Tim Himes received his Ph.D. degree from The Medical College of Pennsylvania and his postdoctoral training in Neurobiology and Anatomy was also completed at MCP. Since finishing training, Dr. Himes has been a microbiologist at Philadelphia's Department of Veterans Affairs Medical Center and carries out this research in the Department of Neurobiology and Anatomy at Drexel University College of Medicine.
The goal of my research has been to understand the mechanisms that contribute to recovery after spinal cord injury and to use this knowledge to develop rational clinical treatments. Since recovery is likely to be enhanced both by rescuing damaged neurons that otherwise would have died and by permitting the regeneration of injured axons that otherwise would not have grown in the CNS, we study and seek to enhance both neuron survival and regeneration. Our emphasis now is the use of adult derived mesenchymal stem cells as transplants to augment host tissue survival and improve functional recovery following spinal cord injury. We intend to continue experiments in which we assay the effects of transplants with quantitative anatomical tracing techniques and quantitative assays of behavior. The effects of adult-derived stem cells in the repair of spinal cord injury will be particularly interesting because such cells are readily available and could be generated from the individuals own tissue, avoiding the problem of graft rejection of foreign tissue by the host. It will also be of interest to apply these techniques to chronic injury models, since the first clinical trials of transplant efficacy will likely involve spinal cord injured patients with stable deficits.
Shibayama, M., S. Hattori, B.T. Himes, M. Murray, and A. Tessler. 1998.Neurotrophin-3 (NT-3) prevents death of axotomized Clarke's nucleus neurons in adult rat. J. Comp. Neurol.390: 102-111.
Shibayama, M., N. Matsui, B.T. Himes, M. Murray, and A. Tessler. 1998.Critical interval for rescue of axotomized neurons by transplants. NeuroReport.9 (1): 1-4.
Liu, Y., B.T. Himes, J. Solowska-Baird, J. Moul, S. Chow, A. Tessler, E.Snyder, and I. Fischer. 1999. Intraspinal delivery of neurotrophin-3 (NT-3)using stem-like cells genetically modified by recombinant retrovirus. Exp.Neurol.158: 9-26.
Liu, Y., D. Kim, B.T. Himes, S.Y. Chow, H. Jin, M. Murray, A. Tessler, andI. Fischer. 1999. Transplants of fibroblasts genetically modified to express BDNF promote regeneration of adult rat rubrospinal axons. J. Neurosci. 19 (11): 4370-4387.
Sugawara, T., B.T. Himes, M. Kowada, M. Murray, A. Tessler, and W. Battisti.1999. Putative inhibitory extracellular matrix molecules do not prevent dorsal root regeneration into fetal spinal cord transplants. Neurorehab. and Neural Repair 13:135-147.
Ma, D., B.T. Himes, T.B. Shea, and I. Fischer. 2000 Axonal transport of microtubule-associated protein 1B (MAP1B) in the sciatic nerve of adult rat: distinct transport rates of different isoforms. J. Neurosci. 20:2112-2120.
Himes, B.T. and A. Tessler. 2000. Neuroprotection from cell death following axotomy. In N. Ingoglia and M. Murray (eds.) Nerve Regeneration. New York: Marcel Dekker.
Chow, S.Y., J. Moul, C.A. Tobias, B.T. Himes, Y. Liu, M. Obrocka, L. Hodge,A. Tessler, and I. Fischer 2000 Analysis of multipotential stem cells from embryonic rat spinal cord: in vitro characterization and intraspinal grafting. BrainRes. 874:87-106
Himes BT, Liu Y, Solowska JM, Fischer I, Tessler A. 2001. Transplants of cells genetically modified to express neurotrophin-3 (NT-3) rescue axotomized Clarke's nucleus neurons after spinal cord hemisection in adult rats. JNeurosci Res. 65:549-564.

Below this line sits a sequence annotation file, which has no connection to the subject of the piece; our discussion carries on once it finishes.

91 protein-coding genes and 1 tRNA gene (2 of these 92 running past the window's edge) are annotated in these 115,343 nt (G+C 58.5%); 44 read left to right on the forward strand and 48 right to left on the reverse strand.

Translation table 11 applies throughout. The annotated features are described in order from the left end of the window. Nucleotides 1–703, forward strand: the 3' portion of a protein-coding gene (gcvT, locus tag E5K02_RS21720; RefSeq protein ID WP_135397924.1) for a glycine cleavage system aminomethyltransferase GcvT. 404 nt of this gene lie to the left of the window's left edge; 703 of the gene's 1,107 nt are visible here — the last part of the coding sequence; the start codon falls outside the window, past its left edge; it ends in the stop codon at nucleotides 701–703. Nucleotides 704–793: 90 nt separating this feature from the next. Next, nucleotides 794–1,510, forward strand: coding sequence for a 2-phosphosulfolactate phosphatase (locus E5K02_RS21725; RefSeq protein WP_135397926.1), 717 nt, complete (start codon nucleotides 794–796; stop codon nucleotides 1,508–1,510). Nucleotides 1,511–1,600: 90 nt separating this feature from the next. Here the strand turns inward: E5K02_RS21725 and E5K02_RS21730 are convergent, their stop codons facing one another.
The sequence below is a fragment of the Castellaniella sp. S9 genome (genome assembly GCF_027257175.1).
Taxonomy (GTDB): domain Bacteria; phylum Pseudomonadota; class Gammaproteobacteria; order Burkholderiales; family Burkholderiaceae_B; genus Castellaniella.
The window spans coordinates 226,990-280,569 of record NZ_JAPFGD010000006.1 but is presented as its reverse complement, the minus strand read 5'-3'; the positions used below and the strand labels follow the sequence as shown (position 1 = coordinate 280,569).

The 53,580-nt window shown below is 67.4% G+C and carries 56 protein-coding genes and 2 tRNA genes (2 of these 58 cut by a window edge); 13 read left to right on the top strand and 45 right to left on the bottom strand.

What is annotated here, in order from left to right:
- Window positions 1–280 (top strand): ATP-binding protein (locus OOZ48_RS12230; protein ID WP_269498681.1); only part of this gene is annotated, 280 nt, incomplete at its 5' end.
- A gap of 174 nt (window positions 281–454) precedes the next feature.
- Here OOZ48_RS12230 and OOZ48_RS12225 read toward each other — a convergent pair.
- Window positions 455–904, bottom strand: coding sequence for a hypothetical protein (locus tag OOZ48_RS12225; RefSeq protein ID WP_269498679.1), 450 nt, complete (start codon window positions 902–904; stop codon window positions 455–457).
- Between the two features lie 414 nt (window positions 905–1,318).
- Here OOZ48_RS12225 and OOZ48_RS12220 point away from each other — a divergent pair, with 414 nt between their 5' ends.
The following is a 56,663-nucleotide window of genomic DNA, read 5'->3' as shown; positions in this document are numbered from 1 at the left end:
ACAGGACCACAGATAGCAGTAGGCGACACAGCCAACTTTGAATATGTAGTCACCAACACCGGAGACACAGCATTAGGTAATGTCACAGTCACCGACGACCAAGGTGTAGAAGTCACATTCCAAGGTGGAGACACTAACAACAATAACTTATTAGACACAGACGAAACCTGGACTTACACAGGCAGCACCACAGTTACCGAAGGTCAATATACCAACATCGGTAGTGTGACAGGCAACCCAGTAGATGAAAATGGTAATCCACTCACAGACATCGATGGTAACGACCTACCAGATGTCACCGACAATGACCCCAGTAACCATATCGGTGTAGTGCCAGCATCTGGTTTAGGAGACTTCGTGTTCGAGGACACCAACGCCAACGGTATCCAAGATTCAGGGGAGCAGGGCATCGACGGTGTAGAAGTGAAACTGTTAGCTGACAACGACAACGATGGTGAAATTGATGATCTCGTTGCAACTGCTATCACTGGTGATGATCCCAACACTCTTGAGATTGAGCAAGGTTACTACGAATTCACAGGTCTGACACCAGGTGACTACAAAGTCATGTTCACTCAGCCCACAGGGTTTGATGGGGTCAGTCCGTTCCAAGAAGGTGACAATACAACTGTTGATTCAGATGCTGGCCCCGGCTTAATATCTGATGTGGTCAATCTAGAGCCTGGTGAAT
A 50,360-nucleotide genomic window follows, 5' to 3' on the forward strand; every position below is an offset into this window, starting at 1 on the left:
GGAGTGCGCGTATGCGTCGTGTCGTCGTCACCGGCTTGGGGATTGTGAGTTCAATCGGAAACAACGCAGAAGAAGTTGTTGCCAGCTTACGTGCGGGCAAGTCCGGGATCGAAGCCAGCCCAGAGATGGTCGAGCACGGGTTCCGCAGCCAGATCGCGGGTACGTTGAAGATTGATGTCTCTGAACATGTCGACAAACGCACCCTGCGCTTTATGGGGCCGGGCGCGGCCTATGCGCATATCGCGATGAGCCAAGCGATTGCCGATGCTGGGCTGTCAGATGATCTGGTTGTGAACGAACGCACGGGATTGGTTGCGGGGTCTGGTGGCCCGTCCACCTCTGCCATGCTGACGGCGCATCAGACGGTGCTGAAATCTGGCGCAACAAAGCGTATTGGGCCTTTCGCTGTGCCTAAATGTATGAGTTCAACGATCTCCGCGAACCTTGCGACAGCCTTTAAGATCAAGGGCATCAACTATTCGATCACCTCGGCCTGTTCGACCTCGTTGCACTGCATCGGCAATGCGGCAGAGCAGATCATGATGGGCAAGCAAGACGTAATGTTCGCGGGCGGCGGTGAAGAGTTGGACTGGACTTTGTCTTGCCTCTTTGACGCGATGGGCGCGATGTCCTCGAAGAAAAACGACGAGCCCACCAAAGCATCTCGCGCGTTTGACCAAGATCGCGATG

Liu Y, Himes BT, Murray M. Tessler A, Fischer I. 2002. Grafts of BDNF-producing fibroblasts that promote regeneration of axotomized rubrospinal neurons also rescue most neurons from retrograde death and prevent their atrophy. Exp. Neurol. 178(2): 150-164.
Schwartz, ED, Himes, BT. 2003. New model of minimally invasive experimental spinal cord injury. Am. J. Neuroradiol. 24(2): 166-168.
Bakshi, A., O. Fisher, T. Dagci, B.T. Himes, I. Fischer and A. Lowman. 2004. Mechanically engineered hydrogel scaffolds for axonal growth and angiogenesis after transplantation in spinal cord injury. J. Neurosurg. Spine 1(3):322-329.
Neuhuber B., B.T. Himes, J.S. Shumsky, G. Gallo and I. Fischer. 2005. Axon growth and recovery of function supported by human bone marrow stromal cells in the injured spinal cord exhibit donor variations. Brain Res. 1035(1):73-85.
Swanger S.A., B. Neuhuber, B.T. Himes, A. Bakshi and I. Fischer. 2005. Analysis of allogeneic and syngeneic bone marrow stromal cell graft survival in the spinal cord. Cell Transplantation. 14(10):775-786.
Tutunculer B, G. Foffani, B.T. Himes and K.A. Moxon. 2006. Structure of the Excitatory Receptive Fields of Infragranular Forelimb Neurons in the Rat Primary Somatosensory Cortex Responding To Touch. Cerebral Cortex 16(6):791-810.
Himes B.T., G.C. Kopen, C. Coleman, R. Kushner, S. Swanger, B. Neuhuber, A. Bakshi, J.S. Shumsky, J. Wagner, and I. Fischer. 2006. Recovery of function following grafting of human bone marrow stromal cells into the injured spinal cord. Neurorehabilitation and Neural Repair. 20(2):278-296.
Kao T, J. Shumsky, S. Jacob-Vadakot, B.T. Himes, M. Murray, K. Moxon. 2006. Role of the 5-HT2C receptor for improving weight supported stepping in adult rats spinalized as neonates. Brain Res. 1112:159-168.
Park, K.I., B.T. Himes, P.E. Stieg, A. Tessler, I. Fischer and E.Y. Snyder. 2006. Neural stem cells may be uniquely suited for combined gene therapy and cell replacement: Evidence from engraftment of Neurotrophin-3-expressing stem cells in hypoxic-ischemic brain injury. Exp. Neurol. 199(1):179-190.
Solowska, J.M., Morfini, G., Falnikar, A., Himes, B.T., Brady, S.T., Huang, D. and Baas, P.W. 2008. Quantitative and functional analyses of spastin in the nervous system: implications for hereditary spastic paraplegia. J. Neurosci. 28(9):2147-2157.